Sunday, November 06, 2011

Books on my nightstand this week

Besides some books that I still haven't finished reading and that I mentioned a week ago:
1. Antti Tuuri: Ikitie [Eternal Road], 2011. A historical novel written in a matter-of-fact style, with a sense of epic grandeur. Set in 1930-1938, it starts in Kauhava, Pohjanmaa, where the liberal leftist protagonist is taken to a ride at night by vigilantes of the extreme right. Barely surviving an assassination attempt he escapes into Soviet Karelia where he has to endure the Great Terror of the 1930s with its genocidal massacres of Karelian Finns. Barely surviving again he escapes back to Finland where the vigilantist movement of the extreme right has been outlawed. From the world of the cinema this shattering novel reminds me of Masaki Kobayashi's The Human Condition, Part III. Thanks to Jukka Kemppinen for recommending this remarkable novel in his blog this week. Kemppinen remarks that Tuuri has also been a translator of Icelandic sagas. But the sober and rugged style is Tuuri's own. From my own family tradition not far from Kauhava I know that disgust was felt towards the vigilantes whose action was contrary to the tradition of freedom in Pohjanmaa, the cradle of free speech. The Enlightenment philosopher - and Lutheran minister - Anders Chydenius was the father of the world's first legislation of free speech in 1766. He also defended the freedom of religion and the freedom of enterprise before Adam Smith.
2. Jari Sedergren and Ilkka Kippola: Dokumentin ytimessä. Suomalaisen dokumentti- ja lyhytelokuvan historia 1904-1944 [In the Core of the Documentary. The History of the Finnish Documentary and Short Film 1904-1944], 2009. There have been about ten books on the documentary film in Finnish during the last decade, but this is the most significant, a foundation work with an abundance of original research. Besides its explicit subject-matter it offers also new insight in the founding of Finnish film companies more generally, the birth of the sound film in Finland, the construction of the image of the newly independent nation, the significant achievements in anthropology, and the various stages of the WWII propaganda.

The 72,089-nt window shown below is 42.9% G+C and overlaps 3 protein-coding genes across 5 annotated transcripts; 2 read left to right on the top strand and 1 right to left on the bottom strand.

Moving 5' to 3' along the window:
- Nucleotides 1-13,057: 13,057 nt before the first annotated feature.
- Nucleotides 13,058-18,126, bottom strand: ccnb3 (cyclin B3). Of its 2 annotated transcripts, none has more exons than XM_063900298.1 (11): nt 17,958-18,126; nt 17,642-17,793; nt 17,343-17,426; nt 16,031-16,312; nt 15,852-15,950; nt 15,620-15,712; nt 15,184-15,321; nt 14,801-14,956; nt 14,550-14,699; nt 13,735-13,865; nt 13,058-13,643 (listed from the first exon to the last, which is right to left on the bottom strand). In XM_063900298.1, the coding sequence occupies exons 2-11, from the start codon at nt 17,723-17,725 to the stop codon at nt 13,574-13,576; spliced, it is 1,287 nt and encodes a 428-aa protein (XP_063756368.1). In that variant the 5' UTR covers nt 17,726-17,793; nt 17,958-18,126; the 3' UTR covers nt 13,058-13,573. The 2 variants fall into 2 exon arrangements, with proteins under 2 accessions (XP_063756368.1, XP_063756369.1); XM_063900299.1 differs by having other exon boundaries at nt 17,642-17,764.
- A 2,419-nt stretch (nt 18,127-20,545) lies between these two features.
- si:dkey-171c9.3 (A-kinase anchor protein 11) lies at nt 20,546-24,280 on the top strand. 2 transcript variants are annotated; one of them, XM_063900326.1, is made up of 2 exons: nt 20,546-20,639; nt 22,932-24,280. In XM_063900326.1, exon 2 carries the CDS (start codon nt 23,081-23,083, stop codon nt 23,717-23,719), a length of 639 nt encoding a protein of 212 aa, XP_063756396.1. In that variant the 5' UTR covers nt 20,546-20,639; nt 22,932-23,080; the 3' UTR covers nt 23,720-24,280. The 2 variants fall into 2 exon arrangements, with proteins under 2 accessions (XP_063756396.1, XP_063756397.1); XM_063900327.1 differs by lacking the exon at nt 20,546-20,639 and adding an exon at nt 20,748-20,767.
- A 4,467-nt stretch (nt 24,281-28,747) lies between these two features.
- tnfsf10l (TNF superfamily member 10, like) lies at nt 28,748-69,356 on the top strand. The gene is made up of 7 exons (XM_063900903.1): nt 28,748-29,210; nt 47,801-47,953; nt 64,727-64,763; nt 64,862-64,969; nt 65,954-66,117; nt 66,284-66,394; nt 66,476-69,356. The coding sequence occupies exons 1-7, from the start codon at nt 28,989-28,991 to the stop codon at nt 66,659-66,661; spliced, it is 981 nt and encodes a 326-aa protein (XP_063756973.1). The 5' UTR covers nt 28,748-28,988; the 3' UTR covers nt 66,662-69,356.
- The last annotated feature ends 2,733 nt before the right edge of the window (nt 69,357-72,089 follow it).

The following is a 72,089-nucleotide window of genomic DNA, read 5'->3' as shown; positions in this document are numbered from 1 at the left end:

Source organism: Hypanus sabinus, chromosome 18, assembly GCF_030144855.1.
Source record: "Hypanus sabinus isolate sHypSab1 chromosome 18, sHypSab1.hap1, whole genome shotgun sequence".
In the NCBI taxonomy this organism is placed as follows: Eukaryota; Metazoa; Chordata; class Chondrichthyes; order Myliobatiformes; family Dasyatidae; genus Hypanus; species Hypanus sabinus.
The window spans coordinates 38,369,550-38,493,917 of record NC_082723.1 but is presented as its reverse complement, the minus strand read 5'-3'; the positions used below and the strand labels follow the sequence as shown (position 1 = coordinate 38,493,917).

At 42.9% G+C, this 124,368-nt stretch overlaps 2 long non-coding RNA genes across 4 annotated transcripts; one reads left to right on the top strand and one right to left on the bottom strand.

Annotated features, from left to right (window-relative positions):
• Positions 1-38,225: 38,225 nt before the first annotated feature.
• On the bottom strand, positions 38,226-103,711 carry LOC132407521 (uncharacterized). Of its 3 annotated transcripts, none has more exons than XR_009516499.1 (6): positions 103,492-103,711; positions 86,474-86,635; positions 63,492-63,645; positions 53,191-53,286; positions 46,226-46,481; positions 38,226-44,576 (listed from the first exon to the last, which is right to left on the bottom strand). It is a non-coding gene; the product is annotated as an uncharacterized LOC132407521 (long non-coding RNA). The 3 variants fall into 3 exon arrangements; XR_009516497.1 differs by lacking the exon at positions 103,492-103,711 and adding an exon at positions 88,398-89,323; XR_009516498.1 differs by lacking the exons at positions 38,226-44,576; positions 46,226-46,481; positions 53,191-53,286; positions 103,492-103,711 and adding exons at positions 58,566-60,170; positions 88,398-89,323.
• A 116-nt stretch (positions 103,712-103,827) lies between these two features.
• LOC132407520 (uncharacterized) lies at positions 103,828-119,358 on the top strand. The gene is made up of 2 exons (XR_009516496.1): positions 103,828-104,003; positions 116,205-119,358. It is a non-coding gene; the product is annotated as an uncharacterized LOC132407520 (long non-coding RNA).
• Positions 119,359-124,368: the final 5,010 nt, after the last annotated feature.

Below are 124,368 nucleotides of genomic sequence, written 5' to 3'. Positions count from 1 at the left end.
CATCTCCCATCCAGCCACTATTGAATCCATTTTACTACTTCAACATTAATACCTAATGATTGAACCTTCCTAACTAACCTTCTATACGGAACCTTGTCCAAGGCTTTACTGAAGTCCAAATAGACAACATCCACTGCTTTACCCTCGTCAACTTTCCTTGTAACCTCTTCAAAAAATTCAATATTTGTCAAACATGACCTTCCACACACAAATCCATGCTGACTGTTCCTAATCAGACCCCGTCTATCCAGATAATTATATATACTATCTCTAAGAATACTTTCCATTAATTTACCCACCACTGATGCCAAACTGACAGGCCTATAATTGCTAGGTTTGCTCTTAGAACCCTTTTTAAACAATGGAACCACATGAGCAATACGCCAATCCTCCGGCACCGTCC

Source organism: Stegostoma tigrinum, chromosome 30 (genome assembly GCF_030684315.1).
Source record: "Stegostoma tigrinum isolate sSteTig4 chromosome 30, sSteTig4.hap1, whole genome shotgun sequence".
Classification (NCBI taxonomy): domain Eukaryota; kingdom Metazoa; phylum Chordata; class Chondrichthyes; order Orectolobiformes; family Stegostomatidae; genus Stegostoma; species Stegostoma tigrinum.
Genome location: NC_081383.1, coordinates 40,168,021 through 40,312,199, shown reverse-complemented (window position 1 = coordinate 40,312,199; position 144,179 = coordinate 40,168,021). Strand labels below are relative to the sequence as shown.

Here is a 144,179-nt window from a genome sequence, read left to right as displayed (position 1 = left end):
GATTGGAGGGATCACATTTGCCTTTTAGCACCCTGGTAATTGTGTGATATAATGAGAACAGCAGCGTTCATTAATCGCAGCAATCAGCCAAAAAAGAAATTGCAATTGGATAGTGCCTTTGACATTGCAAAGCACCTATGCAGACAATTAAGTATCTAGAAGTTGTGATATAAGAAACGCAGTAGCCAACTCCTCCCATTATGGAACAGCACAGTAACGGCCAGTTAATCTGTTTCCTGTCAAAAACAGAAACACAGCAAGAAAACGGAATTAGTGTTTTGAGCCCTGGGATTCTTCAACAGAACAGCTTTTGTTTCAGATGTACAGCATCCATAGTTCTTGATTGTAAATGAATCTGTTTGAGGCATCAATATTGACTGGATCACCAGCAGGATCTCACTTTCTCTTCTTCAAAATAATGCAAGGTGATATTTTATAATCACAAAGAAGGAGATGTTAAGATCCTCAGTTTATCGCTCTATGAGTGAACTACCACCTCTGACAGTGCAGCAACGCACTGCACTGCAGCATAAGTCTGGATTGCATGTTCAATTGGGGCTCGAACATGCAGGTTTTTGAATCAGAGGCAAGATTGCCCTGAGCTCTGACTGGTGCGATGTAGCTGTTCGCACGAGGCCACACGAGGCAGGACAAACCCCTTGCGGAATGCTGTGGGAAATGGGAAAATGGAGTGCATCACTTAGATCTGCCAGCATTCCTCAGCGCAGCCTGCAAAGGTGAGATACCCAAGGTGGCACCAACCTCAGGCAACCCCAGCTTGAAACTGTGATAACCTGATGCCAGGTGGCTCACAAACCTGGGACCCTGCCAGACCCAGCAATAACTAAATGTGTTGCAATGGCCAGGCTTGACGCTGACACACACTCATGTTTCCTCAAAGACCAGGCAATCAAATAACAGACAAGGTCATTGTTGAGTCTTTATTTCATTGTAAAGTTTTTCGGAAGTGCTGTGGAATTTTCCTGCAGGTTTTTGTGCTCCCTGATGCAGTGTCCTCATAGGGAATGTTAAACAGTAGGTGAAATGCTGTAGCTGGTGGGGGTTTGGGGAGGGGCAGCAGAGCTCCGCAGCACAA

3. Giovanni Garbini: Maailmantaide: Muinainen maailma (Mesopotamian, Egyptin ja muiden Lähi-idän maiden taide) (Landmarks of the World's Art: The Ancient World [Mesopotamia, Egypt, the Middle East], 1966, in Finnish in 1968. I continue revisiting this favourite book series from my childhood. The emergence of high culture in the most ancient urban societies in the river valleys of the Middle East, where architecture starts, writing systems are born, and history begins. There is archaic power in the images the oldest of which are from 8000 years ago.
4. Parnasso 6/2011, the leading Finnish literary magazine: Martti Anhava's essay on the writer Antti Hyry on his 80th anniversary, Antti Nylen's interview on his new translation of Les Fleurs du mal, and a translation of Thomas Mann's short story Das Wunderkind (The Child Prodigy).

No comments: